Kansas Democrats float proposal to lower property taxes by reviving dormant fund

Legislators say their three-part plan could save taxpayers $694 million annually

By: - September 26, 2022 5:30 pm
Rep. Vic Miller and Rep. Mike Amyx unveil their property tax reduction proposal during a Monday news conference (Rachel Mipro/Kansas Reflector)

Rep. Vic Miller, at the lectern, and Rep. Mike Amyx unveil their property tax reduction plan during a news conference Monday at the Statehouse in Topeka. (Rachel Mipro/Kansas Reflector)

TOPEKA — A three-part proposal to reduce property taxes could save Kansas homeowners millions, Democratic lawmakers said during a news conference Monday at the Statehouse. 

Rep. Vic Miller, D-Topeka, and Rep. Mike Amyx, D-Lawrence, released the plan for consideration in the next legislative session, which begins in January. The plan includes reducing residential property assessment rates from 11.5% to 9%, financing a statewide property tax reduction fund and raising residential property exemptions from the state mill levy that funds public schools. 

Miller and Amyx want to refinance the Local Ad Valorem Tax Reduction Fund, which was designed to help local governments lower property taxes. The fund was suspended in 2002, but the two believe the state government now has enough funds to resume payments.

Under their proposal, the fund would be replenished every year with the $54 million stipulated by state law, and for the next four years, an extra $54 million would be deposited annually to partially offset years of nonpayment. The money in the fund, which is portioned out according to population and other factors, would then be used to offset local property taxes.

“We haven’t done that for the last 20 years,” Miller said. “The state becomes a miser when it’s got their hands on money. They like to keep it rather than give it back to taxpayers. We think that needs to change.”

Mill and Amyx also want to raise the residential property exemption for the school mill levy from $40,000 to $65,000. Miller said last year’s property tax legislation failed to make any real impact for Kansan homeowners. During the 2021 legislative session, residential property exemption was raised from $20,000 to $40,000, creating a property tax reduction of an estimated $46 per home. 

“Forty-six dollars a house is not what people are looking for,” Miller said. “They’re looking for meaningful change.”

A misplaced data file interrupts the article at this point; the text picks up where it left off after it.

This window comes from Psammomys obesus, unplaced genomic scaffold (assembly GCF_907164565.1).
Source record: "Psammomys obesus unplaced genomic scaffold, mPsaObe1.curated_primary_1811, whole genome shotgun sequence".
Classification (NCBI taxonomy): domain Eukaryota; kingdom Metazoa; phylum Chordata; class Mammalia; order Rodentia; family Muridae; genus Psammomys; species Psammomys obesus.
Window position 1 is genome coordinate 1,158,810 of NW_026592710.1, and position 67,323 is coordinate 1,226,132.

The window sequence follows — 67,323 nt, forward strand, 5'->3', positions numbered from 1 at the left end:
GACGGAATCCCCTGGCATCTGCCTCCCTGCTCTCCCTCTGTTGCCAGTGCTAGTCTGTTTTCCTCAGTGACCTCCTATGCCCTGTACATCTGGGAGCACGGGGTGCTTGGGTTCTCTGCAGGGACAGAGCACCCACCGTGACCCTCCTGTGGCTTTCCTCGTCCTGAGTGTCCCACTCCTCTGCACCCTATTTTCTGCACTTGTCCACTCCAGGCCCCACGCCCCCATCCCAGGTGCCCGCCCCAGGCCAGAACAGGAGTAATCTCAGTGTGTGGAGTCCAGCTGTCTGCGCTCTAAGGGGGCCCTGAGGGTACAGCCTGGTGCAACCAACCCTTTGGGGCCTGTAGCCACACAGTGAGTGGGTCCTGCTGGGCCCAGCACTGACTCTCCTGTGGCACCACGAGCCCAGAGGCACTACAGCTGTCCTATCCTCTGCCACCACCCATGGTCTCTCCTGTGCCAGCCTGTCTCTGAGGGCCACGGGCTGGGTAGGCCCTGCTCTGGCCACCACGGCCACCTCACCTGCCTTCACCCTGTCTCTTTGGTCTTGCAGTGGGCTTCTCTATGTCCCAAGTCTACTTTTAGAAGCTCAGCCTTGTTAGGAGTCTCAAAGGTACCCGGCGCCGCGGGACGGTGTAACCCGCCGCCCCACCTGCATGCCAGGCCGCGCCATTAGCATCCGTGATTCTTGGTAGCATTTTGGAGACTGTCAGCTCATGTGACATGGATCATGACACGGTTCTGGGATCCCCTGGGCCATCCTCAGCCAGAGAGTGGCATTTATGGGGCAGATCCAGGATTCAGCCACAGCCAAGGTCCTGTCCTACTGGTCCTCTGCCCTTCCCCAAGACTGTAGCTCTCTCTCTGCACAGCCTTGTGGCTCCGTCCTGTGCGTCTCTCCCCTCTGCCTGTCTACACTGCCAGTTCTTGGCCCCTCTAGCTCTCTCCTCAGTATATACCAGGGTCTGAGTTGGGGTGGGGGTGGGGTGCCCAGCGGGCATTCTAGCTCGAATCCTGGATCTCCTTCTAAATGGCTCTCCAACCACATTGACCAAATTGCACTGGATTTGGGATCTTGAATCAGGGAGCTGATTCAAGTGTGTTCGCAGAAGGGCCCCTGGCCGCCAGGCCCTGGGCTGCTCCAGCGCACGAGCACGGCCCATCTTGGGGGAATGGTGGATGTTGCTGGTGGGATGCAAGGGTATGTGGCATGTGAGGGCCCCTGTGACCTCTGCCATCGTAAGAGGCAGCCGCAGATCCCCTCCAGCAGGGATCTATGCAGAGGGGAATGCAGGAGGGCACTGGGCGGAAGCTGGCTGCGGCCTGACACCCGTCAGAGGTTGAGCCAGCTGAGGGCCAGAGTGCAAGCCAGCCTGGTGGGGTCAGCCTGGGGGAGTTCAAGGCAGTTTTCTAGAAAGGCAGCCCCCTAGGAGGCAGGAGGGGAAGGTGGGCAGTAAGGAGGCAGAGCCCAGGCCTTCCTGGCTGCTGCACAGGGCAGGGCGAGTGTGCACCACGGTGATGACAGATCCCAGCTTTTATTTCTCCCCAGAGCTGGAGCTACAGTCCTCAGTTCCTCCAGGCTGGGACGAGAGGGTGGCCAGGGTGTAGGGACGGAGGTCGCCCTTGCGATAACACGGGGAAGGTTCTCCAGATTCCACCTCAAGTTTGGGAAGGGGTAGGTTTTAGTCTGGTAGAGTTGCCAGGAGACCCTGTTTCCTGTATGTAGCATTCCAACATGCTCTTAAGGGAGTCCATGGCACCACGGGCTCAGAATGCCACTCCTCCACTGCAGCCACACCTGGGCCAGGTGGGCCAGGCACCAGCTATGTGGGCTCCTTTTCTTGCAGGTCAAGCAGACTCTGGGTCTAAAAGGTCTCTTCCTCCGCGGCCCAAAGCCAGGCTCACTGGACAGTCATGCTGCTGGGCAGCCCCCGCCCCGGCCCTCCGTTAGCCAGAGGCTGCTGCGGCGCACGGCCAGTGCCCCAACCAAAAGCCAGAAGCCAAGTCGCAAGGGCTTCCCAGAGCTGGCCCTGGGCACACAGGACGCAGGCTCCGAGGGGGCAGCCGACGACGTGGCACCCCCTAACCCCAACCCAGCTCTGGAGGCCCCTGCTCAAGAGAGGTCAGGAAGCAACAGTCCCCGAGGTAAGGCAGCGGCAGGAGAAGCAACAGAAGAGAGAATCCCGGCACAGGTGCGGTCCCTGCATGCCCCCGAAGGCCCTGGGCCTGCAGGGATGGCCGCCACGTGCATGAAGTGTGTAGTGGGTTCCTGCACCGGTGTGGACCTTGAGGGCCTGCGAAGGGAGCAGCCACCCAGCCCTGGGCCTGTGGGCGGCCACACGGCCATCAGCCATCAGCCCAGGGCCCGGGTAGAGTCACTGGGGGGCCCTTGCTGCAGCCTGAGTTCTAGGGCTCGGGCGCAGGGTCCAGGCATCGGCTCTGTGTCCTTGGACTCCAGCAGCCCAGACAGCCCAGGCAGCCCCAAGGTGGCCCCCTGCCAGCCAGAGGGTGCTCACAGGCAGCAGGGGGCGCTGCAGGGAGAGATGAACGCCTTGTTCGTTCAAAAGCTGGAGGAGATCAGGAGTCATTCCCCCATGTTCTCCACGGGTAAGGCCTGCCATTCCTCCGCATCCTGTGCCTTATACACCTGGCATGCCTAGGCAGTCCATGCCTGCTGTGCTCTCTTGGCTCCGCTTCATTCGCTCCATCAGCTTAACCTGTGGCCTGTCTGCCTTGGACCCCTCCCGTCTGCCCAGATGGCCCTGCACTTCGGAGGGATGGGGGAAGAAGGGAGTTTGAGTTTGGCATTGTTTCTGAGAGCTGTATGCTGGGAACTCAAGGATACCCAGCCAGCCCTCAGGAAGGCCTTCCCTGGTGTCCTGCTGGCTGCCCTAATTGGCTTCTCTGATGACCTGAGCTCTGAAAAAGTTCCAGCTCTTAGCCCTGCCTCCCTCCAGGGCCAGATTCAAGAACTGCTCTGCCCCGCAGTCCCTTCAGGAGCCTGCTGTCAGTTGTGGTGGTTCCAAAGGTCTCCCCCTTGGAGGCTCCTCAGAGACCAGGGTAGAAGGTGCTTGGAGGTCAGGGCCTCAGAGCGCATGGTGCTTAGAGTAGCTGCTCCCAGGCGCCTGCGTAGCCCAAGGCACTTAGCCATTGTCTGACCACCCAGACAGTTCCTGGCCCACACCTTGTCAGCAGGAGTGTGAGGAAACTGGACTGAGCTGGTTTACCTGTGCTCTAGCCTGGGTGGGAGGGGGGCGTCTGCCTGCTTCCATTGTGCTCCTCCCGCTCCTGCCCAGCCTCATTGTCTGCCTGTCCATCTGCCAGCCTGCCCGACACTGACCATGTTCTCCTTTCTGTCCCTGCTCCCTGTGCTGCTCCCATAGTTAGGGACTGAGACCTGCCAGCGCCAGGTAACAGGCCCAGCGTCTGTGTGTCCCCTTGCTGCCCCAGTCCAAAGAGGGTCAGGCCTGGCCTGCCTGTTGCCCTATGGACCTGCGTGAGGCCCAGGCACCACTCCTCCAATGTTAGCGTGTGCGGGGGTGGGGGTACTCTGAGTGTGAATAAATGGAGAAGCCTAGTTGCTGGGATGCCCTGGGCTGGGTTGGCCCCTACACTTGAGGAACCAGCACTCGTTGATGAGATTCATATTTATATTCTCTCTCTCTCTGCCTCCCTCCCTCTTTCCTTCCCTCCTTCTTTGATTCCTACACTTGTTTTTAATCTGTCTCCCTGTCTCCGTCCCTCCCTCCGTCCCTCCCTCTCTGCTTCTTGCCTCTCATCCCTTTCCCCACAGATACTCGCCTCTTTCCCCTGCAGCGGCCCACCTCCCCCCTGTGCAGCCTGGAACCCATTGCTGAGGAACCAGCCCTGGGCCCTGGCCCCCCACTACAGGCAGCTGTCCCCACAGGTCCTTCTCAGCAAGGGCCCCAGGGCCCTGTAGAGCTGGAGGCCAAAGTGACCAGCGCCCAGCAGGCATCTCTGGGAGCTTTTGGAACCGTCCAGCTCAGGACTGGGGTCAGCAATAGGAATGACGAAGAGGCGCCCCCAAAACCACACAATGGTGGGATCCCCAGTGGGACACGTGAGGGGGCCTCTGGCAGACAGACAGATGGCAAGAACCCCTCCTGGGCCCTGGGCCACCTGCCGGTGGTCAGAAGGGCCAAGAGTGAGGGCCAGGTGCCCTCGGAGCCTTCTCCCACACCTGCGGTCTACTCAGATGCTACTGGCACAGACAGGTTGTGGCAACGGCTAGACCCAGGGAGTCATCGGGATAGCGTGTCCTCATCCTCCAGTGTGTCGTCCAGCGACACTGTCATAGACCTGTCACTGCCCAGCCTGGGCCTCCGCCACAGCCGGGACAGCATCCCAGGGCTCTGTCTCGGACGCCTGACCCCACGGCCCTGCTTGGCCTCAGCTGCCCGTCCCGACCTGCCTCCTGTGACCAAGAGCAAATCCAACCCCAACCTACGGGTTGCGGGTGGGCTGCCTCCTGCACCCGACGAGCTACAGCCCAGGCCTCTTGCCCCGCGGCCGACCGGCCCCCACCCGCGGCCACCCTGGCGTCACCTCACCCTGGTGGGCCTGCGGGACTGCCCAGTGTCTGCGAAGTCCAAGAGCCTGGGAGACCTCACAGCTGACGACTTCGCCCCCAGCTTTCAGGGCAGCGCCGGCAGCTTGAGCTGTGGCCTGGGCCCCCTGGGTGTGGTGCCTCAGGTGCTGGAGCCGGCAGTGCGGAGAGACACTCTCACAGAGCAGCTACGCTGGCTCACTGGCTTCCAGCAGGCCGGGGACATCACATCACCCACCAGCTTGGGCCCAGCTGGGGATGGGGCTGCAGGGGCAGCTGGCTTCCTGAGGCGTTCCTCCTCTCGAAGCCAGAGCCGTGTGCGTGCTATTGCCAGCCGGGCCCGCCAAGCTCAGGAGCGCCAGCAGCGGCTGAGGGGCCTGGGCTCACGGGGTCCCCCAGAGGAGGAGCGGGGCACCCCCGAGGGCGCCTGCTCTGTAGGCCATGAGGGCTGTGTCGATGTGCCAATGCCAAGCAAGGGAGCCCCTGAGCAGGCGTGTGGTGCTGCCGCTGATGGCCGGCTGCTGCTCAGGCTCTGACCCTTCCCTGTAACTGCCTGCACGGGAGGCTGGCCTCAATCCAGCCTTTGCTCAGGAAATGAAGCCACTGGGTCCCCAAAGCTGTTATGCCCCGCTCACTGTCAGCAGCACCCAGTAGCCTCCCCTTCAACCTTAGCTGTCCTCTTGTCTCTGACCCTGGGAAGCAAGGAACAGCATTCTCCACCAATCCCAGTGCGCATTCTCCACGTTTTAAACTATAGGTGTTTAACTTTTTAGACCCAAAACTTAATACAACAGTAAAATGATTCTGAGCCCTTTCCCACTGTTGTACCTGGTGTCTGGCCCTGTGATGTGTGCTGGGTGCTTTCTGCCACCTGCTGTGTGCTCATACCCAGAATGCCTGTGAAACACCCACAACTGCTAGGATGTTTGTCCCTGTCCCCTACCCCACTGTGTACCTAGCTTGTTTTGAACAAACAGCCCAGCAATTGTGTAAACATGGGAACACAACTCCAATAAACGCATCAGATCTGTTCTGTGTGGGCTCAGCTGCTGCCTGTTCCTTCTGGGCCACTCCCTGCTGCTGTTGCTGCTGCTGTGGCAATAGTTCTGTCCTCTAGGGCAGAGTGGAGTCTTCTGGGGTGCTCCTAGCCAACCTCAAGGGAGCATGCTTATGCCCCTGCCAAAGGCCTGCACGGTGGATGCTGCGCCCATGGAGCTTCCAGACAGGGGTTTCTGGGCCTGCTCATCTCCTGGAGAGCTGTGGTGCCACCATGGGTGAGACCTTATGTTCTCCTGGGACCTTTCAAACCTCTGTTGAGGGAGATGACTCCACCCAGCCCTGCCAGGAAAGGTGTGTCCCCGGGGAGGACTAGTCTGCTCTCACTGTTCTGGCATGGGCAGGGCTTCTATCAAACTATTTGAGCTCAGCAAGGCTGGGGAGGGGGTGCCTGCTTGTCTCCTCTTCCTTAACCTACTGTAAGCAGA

Rep. Dave Baker, a Council Grove Republican and member of the House Committee on Taxation who did not seek reelection, said he couldn’t speak to the new proposal, but he said property taxes in the state have been hurting Kansans for too long. 

“It’s broken and it needs to be fixed,” Baker said. “I’ve been talking to constituents, to voters, that is the number one item that they are upset about.”

Miller and Amyx, who are seeking reelection and are unopposed, hope to have bipartisan support on the matter. Amyx said critics of the proposal could create their own plan. 

“We ask, ‘What is your plan to reduce property taxes for homeowners?’ ” Amyx said. “Kansas homeowners are getting hit hard. It is time that we help them, we do our jobs and this is the plan we bring forward. We welcome other ideas, we truly do.” 

Gov. Laura Kelly hasn’t signed off on the plan. Miller said they spoke to one of her spokespeople ahead of the meeting about the plan, and hope to gain her support. 

These changes would create a 13.3% reduction in home taxes, saving Kansans more than $694 million annually, the Democrats said.

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Rachel Mipro
Rachel Mipro

A graduate of Louisiana State University, Rachel Mipro has covered state government in Baton Rouge and New Orleans. She and her fellow team of journalists were 2022 Goldsmith Prize Semi-Finalists for their work featuring the rise of the KKK in northern Louisiana, following racially-motivated shootings in 1960. With her move to the Midwest, Rachel is now turning her focus toward issues within Kansas public policies.